Really enjoyed this series, read all 4 just now. I’m old-ish (57), but only started drinking bourbon last year (my 2020 New Year’s resolution). I’m looking at my 10 bottle “shelf” as I type this – all opened and enjoyed. I haven’t paid more than $50 for any of them (my wonderful GF did splurge on a Blanton’s and Glenmorangie as gifts). I can’t really describe the tastes very well, but I know that some taste better than others. And I’m glad that I do enjoy most of what’s in my price range! I could afford a lot more, but if I can’t really describe the differences, why should I bother. Though I’m thinking about a $60 bottle of OF1910 or OF1920 based on good reviews.
    As far as online “communities”, I’ve been quite surprised and happy with the bourbon/scotch/whiskey “sub-reddits” on Reddit. People there really seem to be in agreement with the quality of a lot of the cheaper whiskeys and do much bottle chasing. (I’ve never been on FB).
    Random thoughts on Friday – sometimes I really shouldn’t sit facing my bourbon shelf…

  • Avatar Brent Joseph says:

    Randy,
    Thanks for reading and I’m glad you enjoyed the series. The 1920 is a favorite of mine. Also, just keep trying new things. Just because it’s expensive doesn’t mean it’s good and just because it’s cheap, doesn’t mean it is bad.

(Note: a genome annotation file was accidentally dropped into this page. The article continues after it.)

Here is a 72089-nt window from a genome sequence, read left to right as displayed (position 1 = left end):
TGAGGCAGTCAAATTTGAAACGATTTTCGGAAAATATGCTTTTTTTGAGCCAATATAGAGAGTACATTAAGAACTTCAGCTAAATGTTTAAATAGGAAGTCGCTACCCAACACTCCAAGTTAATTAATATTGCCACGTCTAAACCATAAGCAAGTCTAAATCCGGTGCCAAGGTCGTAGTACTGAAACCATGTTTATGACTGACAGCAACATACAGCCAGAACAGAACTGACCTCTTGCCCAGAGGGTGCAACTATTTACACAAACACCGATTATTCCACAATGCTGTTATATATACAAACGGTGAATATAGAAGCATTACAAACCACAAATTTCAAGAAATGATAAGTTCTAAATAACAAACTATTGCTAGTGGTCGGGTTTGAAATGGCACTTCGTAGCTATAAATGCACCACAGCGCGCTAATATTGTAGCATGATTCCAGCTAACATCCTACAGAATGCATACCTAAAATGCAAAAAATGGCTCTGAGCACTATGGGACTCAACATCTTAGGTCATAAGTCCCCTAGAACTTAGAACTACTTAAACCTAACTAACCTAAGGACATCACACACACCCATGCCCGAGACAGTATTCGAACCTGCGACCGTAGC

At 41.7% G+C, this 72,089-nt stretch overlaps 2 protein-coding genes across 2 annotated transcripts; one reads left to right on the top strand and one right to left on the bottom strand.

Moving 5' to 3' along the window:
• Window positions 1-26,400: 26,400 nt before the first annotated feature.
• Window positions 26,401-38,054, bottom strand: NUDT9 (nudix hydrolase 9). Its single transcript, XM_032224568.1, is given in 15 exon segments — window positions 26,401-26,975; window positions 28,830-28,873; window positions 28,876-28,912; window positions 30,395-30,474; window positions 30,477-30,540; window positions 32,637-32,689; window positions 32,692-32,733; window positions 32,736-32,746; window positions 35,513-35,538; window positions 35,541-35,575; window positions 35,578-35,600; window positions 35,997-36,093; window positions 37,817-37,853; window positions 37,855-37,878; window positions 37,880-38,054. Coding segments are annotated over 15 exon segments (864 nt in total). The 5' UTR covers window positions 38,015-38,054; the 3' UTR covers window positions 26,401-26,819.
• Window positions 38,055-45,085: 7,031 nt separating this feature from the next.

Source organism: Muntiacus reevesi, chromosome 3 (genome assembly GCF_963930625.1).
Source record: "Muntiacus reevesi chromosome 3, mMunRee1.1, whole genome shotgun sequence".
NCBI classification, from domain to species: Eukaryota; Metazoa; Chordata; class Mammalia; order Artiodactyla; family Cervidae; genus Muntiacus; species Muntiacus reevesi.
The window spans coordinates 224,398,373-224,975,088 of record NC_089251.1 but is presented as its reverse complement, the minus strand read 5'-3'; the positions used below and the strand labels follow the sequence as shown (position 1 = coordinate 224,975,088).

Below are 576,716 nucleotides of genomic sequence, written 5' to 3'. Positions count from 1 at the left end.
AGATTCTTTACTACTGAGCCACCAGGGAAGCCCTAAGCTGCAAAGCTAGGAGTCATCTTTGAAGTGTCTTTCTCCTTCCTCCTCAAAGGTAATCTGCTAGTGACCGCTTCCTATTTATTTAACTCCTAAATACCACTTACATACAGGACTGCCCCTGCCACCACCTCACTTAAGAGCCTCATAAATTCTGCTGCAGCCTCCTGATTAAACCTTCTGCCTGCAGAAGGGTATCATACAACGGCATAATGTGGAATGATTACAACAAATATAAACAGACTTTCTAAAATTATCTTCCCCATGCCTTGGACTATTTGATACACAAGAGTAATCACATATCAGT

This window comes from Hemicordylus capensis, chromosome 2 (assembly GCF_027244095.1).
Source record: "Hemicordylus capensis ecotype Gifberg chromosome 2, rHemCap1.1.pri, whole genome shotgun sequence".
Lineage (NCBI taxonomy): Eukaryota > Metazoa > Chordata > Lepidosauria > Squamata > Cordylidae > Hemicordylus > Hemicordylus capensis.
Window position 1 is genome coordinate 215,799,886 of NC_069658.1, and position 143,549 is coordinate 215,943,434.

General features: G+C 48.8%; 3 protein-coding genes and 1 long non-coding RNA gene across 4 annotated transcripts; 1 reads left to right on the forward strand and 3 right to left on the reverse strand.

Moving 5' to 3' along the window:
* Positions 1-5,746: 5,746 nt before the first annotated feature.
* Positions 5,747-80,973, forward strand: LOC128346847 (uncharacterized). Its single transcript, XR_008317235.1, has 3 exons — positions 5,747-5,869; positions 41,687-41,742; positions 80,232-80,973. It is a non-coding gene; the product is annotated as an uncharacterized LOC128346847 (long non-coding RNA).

• Avatar Scott Miller says:

      ” just keep trying new things” – Yep. That’s my philosophy too. Reading a trusted review and assessing the flavor profiles – the reasonable ones of course, not this “the nose was dirty leather gloves followed by worn pencil eraser – WTF? Plus finding a good bar to try before you buy helps too.

  • Avatar Rusty Dodd says:

    Enjoyed the series and pretty much agree with it all. The final point was the one that really gets me, all these two year old bourbons going for $60+ in Virginia- no thanks. The ABC stores have plenty that I enjoy for much less.

  • Avatar Steve says: